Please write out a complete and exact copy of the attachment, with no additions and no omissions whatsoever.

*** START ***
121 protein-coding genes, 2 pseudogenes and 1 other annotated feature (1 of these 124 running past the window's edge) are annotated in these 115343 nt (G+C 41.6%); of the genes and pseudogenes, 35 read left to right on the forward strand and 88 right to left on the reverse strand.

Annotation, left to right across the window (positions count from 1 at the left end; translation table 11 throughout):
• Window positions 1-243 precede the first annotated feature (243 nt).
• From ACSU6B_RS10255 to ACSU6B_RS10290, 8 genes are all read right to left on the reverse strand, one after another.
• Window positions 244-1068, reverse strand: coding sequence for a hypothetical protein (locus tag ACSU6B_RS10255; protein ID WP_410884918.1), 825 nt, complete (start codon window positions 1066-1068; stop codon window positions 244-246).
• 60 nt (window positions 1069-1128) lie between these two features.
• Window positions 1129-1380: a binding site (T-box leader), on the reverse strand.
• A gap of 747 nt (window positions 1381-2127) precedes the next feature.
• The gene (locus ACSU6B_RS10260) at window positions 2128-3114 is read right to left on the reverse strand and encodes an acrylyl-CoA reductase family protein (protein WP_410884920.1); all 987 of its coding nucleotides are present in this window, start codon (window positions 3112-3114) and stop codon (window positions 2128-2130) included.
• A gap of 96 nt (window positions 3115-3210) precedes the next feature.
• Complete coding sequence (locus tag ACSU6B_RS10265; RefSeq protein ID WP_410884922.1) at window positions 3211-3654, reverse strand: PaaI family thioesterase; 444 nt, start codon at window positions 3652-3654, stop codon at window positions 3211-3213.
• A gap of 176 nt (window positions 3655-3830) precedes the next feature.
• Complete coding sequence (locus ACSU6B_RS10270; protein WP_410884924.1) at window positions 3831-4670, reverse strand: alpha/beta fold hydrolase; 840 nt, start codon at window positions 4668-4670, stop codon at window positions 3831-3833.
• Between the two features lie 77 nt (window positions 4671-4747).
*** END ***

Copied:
121 protein-coding genes, 2 pseudogenes and 1 other annotated feature (1 of these 124 running past the window's edge) are annotated in these 115343 nt (G+C 41.6%); of the genes and pseudogenes, 35 read left to right on the forward strand and 88 right to left on the reverse strand.

Annotation, left to right across the window (positions count from 1 at the left end; translation table 11 throughout):
• Window positions 1-243 precede the first annotated feature (243 nt).
• From ACSU6B_RS10255 to ACSU6B_RS10290, 8 genes are all read right to left on the reverse strand, one after another.
• Window positions 244-1068, reverse strand: coding sequence for a hypothetical protein (locus tag ACSU6B_RS10255; protein ID WP_410884918.1), 825 nt, complete (start codon window positions 1066-1068; stop codon window positions 244-246).
• 60 nt (window positions 1069-1128) lie between these two features.
• Window positions 1129-1380: a binding site (T-box leader), on the reverse strand.
• A gap of 747 nt (window positions 1381-2127) precedes the next feature.
• The gene (locus ACSU6B_RS10260) at window positions 2128-3114 is read right to left on the reverse strand and encodes an acrylyl-CoA reductase family protein (protein WP_410884920.1); all 987 of its coding nucleotides are present in this window, start codon (window positions 3112-3114) and stop codon (window positions 2128-2130) included.
• A gap of 96 nt (window positions 3115-3210) precedes the next feature.
• Complete coding sequence (locus tag ACSU6B_RS10265; RefSeq protein ID WP_410884922.1) at window positions 3211-3654, reverse strand: PaaI family thioesterase; 444 nt, start codon at window positions 3652-3654, stop codon at window positions 3211-3213.
• A gap of 176 nt (window positions 3655-3830) precedes the next feature.
• Complete coding sequence (locus ACSU6B_RS10270; protein WP_410884924.1) at window positions 3831-4670, reverse strand: alpha/beta fold hydrolase; 840 nt, start codon at window positions 4668-4670, stop codon at window positions 3831-3833.
• Between the two features lie 77 nt (window positions 4671-4747).